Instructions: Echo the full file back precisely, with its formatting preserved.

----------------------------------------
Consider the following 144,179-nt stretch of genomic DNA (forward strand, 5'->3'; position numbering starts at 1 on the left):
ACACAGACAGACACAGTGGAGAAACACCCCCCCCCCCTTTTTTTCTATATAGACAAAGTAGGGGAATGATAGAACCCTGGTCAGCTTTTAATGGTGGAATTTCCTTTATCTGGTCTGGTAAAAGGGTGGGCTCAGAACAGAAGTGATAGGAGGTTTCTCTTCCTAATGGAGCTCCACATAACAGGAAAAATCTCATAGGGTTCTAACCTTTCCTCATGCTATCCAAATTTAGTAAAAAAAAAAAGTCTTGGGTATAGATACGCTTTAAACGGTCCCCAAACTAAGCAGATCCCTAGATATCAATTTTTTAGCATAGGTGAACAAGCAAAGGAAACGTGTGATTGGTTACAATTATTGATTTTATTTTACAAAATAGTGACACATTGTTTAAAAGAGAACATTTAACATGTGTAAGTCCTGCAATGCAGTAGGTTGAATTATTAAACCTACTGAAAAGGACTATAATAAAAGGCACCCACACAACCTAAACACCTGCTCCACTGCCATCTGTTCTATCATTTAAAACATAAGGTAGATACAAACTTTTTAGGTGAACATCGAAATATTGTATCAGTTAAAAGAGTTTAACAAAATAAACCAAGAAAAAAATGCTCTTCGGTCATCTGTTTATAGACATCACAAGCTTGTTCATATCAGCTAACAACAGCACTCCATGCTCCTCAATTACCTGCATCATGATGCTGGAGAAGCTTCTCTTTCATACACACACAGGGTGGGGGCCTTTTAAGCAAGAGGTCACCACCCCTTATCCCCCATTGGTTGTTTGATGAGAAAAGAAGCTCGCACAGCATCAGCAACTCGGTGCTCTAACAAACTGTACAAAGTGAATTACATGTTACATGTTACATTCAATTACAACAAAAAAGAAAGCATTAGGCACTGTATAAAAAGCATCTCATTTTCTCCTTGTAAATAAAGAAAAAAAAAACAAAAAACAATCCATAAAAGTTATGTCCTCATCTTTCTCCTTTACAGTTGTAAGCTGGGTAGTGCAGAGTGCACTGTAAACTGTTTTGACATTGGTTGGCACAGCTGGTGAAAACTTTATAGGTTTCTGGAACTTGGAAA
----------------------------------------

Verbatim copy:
Consider the following 144,179-nt stretch of genomic DNA (forward strand, 5'->3'; position numbering starts at 1 on the left):
ACACAGACAGACACAGTGGAGAAACACCCCCCCCCCCTTTTTTTCTATATAGACAAAGTAGGGGAATGATAGAACCCTGGTCAGCTTTTAATGGTGGAATTTCCTTTATCTGGTCTGGTAAAAGGGTGGGCTCAGAACAGAAGTGATAGGAGGTTTCTCTTCCTAATGGAGCTCCACATAACAGGAAAAATCTCATAGGGTTCTAACCTTTCCTCATGCTATCCAAATTTAGTAAAAAAAAAAAGTCTTGGGTATAGATACGCTTTAAACGGTCCCCAAACTAAGCAGATCCCTAGATATCAATTTTTTAGCATAGGTGAACAAGCAAAGGAAACGTGTGATTGGTTACAATTATTGATTTTATTTTACAAAATAGTGACACATTGTTTAAAAGAGAACATTTAACATGTGTAAGTCCTGCAATGCAGTAGGTTGAATTATTAAACCTACTGAAAAGGACTATAATAAAAGGCACCCACACAACCTAAACACCTGCTCCACTGCCATCTGTTCTATCATTTAAAACATAAGGTAGATACAAACTTTTTAGGTGAACATCGAAATATTGTATCAGTTAAAAGAGTTTAACAAAATAAACCAAGAAAAAAATGCTCTTCGGTCATCTGTTTATAGACATCACAAGCTTGTTCATATCAGCTAACAACAGCACTCCATGCTCCTCAATTACCTGCATCATGATGCTGGAGAAGCTTCTCTTTCATACACACACAGGGTGGGGGCCTTTTAAGCAAGAGGTCACCACCCCTTATCCCCCATTGGTTGTTTGATGAGAAAAGAAGCTCGCACAGCATCAGCAACTCGGTGCTCTAACAAACTGTACAAAGTGAATTACATGTTACATGTTACATTCAATTACAACAAAAAAGAAAGCATTAGGCACTGTATAAAAAGCATCTCATTTTCTCCTTGTAAATAAAGAAAAAAAAAACAAAAAACAATCCATAAAAGTTATGTCCTCATCTTTCTCCTTTACAGTTGTAAGCTGGGTAGTGCAGAGTGCACTGTAAACTGTTTTGACATTGGTTGGCACAGCTGGTGAAAACTTTATAGGTTTCTGGAACTTGGAAA